Ranjeet Sokhi: Logistically it's quite difficult but we set up two stations in the tunnel, it really was a field laboratory that we set up. We had several measuring systems at the entrance of the tunnel and then also a similar set of measurements at the exit and what we are really looking at is the increment, the build up of pollution. And we were sampling on very fine pure filter papers and those filter papers then are analysed in the laboratory to see what the particles are really made of. And it's the increment, that's the build up of the pollution as the vehicles are travelling in to the tunnel, it creates what we can call like a piston effect and you can see an increase in the pollution at the exit. And the difference can be related to the traffic volume and the flow do the traffic and that's what helps us to understand how much pollution is being generated, which then is analysed in laboratories to get a deeper understanding of the constituents.
Sue Nelson: And that brings us to you, Kevin, because you've been working on a similar project for the European Commission. So how do you actually analyse your air samples?
Kevin Douglas: We use a range of different experimental techniques to investigate the different components of the particular matter. Some of the main ones are to look at metals in the particular matter, we would use what's called x-ray fluorescent spectroscopy, so we shine...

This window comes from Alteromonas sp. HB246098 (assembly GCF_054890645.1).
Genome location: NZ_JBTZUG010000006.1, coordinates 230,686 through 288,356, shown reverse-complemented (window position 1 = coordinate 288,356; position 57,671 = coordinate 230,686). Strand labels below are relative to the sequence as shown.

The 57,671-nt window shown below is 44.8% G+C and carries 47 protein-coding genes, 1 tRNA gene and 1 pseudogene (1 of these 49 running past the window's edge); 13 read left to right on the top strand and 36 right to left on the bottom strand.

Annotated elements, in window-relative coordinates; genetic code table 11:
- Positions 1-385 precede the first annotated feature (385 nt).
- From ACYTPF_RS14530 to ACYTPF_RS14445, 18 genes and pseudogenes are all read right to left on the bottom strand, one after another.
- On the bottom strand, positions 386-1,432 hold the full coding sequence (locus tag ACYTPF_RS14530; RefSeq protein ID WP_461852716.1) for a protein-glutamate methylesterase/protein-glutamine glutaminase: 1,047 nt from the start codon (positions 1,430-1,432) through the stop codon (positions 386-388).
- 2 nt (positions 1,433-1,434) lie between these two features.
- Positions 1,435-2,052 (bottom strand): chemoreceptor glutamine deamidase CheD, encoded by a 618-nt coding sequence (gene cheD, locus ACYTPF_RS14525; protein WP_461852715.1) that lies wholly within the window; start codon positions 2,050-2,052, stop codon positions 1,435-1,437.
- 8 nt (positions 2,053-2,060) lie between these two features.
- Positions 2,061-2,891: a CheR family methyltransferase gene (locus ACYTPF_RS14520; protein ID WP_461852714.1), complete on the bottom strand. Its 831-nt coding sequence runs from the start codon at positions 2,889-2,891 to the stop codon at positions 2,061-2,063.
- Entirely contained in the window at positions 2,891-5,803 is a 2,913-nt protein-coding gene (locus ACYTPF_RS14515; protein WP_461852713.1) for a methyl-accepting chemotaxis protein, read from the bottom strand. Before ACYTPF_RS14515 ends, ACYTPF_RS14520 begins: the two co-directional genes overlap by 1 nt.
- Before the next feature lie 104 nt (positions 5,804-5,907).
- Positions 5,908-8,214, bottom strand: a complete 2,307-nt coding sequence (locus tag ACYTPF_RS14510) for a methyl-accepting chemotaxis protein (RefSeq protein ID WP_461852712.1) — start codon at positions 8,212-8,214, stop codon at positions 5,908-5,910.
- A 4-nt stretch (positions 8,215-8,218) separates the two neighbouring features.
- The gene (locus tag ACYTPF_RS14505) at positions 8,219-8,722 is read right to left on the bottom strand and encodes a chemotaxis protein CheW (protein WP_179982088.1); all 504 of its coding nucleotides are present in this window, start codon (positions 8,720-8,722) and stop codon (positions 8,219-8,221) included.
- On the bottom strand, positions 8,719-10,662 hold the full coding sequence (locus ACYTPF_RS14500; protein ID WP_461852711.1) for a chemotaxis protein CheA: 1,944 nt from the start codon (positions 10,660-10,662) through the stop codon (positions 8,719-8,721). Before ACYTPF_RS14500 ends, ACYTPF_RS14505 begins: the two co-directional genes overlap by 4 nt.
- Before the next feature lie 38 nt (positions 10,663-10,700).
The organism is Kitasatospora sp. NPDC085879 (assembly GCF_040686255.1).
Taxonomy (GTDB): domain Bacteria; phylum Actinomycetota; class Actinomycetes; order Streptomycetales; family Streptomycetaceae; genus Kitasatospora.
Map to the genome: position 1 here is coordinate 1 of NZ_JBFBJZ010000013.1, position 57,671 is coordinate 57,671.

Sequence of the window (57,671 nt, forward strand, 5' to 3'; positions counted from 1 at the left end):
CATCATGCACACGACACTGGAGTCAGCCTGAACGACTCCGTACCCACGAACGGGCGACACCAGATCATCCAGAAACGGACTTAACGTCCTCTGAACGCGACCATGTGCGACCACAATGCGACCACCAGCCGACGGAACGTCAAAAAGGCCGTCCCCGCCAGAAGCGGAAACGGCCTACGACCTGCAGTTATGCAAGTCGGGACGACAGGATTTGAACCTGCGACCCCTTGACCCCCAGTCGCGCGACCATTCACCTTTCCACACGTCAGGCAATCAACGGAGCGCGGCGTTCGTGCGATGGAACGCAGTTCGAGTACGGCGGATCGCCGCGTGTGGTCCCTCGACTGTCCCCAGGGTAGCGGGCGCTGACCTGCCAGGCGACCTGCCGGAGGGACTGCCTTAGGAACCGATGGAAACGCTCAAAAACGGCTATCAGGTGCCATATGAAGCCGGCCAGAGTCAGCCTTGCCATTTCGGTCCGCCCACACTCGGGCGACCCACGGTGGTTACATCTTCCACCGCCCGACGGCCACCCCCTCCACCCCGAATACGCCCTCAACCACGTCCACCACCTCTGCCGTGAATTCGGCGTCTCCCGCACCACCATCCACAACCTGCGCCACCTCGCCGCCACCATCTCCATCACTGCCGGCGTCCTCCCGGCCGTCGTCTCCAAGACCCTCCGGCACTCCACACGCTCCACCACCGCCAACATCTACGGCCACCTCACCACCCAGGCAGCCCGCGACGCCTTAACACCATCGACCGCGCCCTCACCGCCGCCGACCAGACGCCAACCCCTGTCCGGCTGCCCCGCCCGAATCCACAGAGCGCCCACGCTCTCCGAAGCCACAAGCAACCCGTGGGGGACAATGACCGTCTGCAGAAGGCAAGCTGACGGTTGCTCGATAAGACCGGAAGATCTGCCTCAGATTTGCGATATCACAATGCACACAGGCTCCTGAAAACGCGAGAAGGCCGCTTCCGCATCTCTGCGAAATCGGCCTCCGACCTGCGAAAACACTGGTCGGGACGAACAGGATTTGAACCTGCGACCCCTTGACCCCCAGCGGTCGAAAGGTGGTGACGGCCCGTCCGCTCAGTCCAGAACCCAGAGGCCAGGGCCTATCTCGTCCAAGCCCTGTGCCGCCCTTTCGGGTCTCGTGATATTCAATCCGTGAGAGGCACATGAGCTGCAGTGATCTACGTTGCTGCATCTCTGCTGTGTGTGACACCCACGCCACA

Sue Nelson: There's always a noisy motorbike, so carry on.
Kevin Douglas: So x-ray fluorescent spectroscopy we have our filters and we shine an x-ray on these and it excites different elements in there, which then fluoresce and by looking at the florescent spectrum you can work out how much of different elements is in the particular matter, so this is mainly for looking at different types of metals. We also use ion chromatography, this is for looking at different inorganic ions. So you've got the positive metal ions such as potassium, magnesium, calcium and also inorganic ions such as sulfates, nitrates, phosphates and other inorganic. Another technique we use is to look at the organic part of the particular matter and we use GCMS, so gas chromatography, mass spectrometry, and what we're mainly looking at here is polycyclic aromatic hydrocarbons, so things that come from combustion of organic substances.
Sue Nelson: So how did you find out then, Ranjeet, that not all, what we take for granted in terms of traffic pollution, was caused by what came out of an exhaust, which most people think of as being carbon monoxide?
Ranjeet Sokhi: Yeah, as Kevin has explained we use markers, chemical markers, which is why we have to do such a large range of analysis. Certain metals that are within the particles can be related to certain sources, for example copper can be associated with brake wear, vanadium, for example, can be associated with fuel, so that comes from exhaust. However that's not enough because the problem with metals is that they're everywhere. So what we do is we use the other techniques that Kevin has mentioned, for example GCMS, and that gives us the organic markers. Organic markers are more specific, you can get specific compounds that can tell us that the material is coming from an exhaust and whether it's petrol or diesel. And there are other compounds that you can use in combination with the metals to tell us whether they're coming from tyre wear, for example, road wear or brake wear. And then on top of that, once you've got the data you then need to relate it to traffic volume, traffic flows and do, through what we call a receptor modelling technique you can then identify the main sources that explain as much of the data as you possibly can.